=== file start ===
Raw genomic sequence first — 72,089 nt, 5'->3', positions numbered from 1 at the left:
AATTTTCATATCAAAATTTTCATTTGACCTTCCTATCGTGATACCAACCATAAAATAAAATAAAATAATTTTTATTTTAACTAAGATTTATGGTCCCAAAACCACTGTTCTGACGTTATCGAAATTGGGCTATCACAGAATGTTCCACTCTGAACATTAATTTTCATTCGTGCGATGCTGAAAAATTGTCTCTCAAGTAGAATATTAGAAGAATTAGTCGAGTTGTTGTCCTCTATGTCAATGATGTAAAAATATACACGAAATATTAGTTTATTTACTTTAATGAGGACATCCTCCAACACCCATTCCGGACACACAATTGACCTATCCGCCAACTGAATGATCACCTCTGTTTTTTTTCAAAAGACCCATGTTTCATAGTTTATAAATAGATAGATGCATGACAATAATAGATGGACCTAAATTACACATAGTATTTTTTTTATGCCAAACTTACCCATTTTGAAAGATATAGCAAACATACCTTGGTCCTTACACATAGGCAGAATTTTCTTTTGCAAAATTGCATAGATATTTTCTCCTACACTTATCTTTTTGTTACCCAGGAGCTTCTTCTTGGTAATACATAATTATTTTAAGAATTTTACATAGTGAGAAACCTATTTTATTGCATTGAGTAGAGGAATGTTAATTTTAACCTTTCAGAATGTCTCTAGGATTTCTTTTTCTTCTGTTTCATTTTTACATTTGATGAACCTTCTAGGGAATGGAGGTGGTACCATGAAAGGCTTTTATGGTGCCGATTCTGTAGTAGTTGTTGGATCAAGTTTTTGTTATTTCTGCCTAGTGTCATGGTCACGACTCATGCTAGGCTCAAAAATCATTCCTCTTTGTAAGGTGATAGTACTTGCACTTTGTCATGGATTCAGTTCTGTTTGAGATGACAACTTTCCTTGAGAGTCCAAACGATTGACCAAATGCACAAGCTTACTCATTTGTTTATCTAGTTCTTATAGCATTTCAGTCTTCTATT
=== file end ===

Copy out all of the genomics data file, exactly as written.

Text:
Raw genomic sequence first — 72,089 nt, 5'->3', positions numbered from 1 at the left:
AATTTTCATATCAAAATTTTCATTTGACCTTCCTATCGTGATACCAACCATAAAATAAAATAAAATAATTTTTATTTTAACTAAGATTTATGGTCCCAAAACCACTGTTCTGACGTTATCGAAATTGGGCTATCACAGAATGTTCCACTCTGAACATTAATTTTCATTCGTGCGATGCTGAAAAATTGTCTCTCAAGTAGAATATTAGAAGAATTAGTCGAGTTGTTGTCCTCTATGTCAATGATGTAAAAATATACACGAAATATTAGTTTATTTACTTTAATGAGGACATCCTCCAACACCCATTCCGGACACACAATTGACCTATCCGCCAACTGAATGATCACCTCTGTTTTTTTTCAAAAGACCCATGTTTCATAGTTTATAAATAGATAGATGCATGACAATAATAGATGGACCTAAATTACACATAGTATTTTTTTTATGCCAAACTTACCCATTTTGAAAGATATAGCAAACATACCTTGGTCCTTACACATAGGCAGAATTTTCTTTTGCAAAATTGCATAGATATTTTCTCCTACACTTATCTTTTTGTTACCCAGGAGCTTCTTCTTGGTAATACATAATTATTTTAAGAATTTTACATAGTGAGAAACCTATTTTATTGCATTGAGTAGAGGAATGTTAATTTTAACCTTTCAGAATGTCTCTAGGATTTCTTTTTCTTCTGTTTCATTTTTACATTTGATGAACCTTCTAGGGAATGGAGGTGGTACCATGAAAGGCTTTTATGGTGCCGATTCTGTAGTAGTTGTTGGATCAAGTTTTTGTTATTTCTGCCTAGTGTCATGGTCACGACTCATGCTAGGCTCAAAAATCATTCCTCTTTGTAAGGTGATAGTACTTGCACTTTGTCATGGATTCAGTTCTGTTTGAGATGACAACTTTCCTTGAGAGTCCAAACGATTGACCAAATGCACAAGCTTACTCATTTGTTTATCTAGTTCTTATAGCATTTCAGTCTTCTATT